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AB InBev’s IPO turns sour

THE share price of Anheuser-Busch InBev (AB InBev) fell almost two percent on the JSE after the brewer announced that it was not proceeding with the initial public offering (IPO) of a minority stake in its Asia-Pacific subsidiary, Budweiser Brewing Company Apac on the Hong Kong Stock Exchange.
The world’s largest brewer said it shelved the IPO on Friday due to several factors, which included the prevailing market conditions.
A successful IPO would have given Budweiser Apac a market capitalisation of roughly $54 billion to $64 billion, according to market analysts.
The group expected to raise as much as $9,8 billion by selling the stake in its subsidiary and help to reduce its debt.
The debt escalated when AB InBev acquired South African brewer, SABMiller, for $100 billion in 2016.
The group cut its dividend by half in October last year in an effort to save $4 billion to pay down its loans.
However, the group, which owns brands such as Corona, Budweiser and Stella Artois, said yesterday that it might evaluate its options in the near future.

The group has more than 500 brands across the globe.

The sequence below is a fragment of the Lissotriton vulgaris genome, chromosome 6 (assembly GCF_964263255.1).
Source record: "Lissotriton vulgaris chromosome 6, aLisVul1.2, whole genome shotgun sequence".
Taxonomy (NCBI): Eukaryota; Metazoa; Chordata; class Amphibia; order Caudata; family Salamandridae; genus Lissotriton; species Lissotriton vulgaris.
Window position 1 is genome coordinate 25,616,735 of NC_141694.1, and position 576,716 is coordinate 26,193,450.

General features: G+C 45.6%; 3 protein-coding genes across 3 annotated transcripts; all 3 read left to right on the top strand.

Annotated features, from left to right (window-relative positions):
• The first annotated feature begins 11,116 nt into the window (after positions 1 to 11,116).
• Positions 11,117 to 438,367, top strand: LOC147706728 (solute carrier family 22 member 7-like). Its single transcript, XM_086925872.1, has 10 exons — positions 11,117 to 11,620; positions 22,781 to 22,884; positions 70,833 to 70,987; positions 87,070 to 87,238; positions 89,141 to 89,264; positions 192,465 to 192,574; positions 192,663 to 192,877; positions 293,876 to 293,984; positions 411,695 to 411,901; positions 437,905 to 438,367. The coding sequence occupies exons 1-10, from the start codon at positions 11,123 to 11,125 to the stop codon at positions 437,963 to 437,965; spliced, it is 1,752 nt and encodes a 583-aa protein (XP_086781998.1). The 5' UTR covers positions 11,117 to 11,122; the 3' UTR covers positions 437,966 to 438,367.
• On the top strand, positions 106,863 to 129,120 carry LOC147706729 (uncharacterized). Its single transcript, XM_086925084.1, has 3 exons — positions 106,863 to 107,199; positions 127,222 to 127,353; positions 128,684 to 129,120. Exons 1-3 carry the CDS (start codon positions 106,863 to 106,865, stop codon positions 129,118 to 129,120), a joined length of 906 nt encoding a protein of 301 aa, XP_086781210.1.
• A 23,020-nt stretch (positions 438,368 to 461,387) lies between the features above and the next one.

“The company will closely monitor market conditions as it continuously evaluates its options to enhance shareholder value, optimise the business and drive long-term growth subject to strict financial discipline,” the group said.
Jordan Weir, a trader at Citadel, said first and foremost the cancellation of the Asian IPO will impact the duration of the expected settlement period of the company’s debt burden which was largely brought about by the purchase of SABMiller in 2016.
“Although the IPO was not necessarily pivotal in paying off AB InBev’s debt, it certainly would have helped.
“The negative movement in the company’s share price means that the company has lost some short-term investor confidence as well as the opportunity to potentially increase its level of liquidity,” Weir said.
He added that the fall in the share price yesterday morning was the kind of a reaction seen when investor confidence takes a knock.
“The IPO cancellation influenced a negative move in the share price amid concerns over the company’s debt levels and credit rating,” he said. – IOL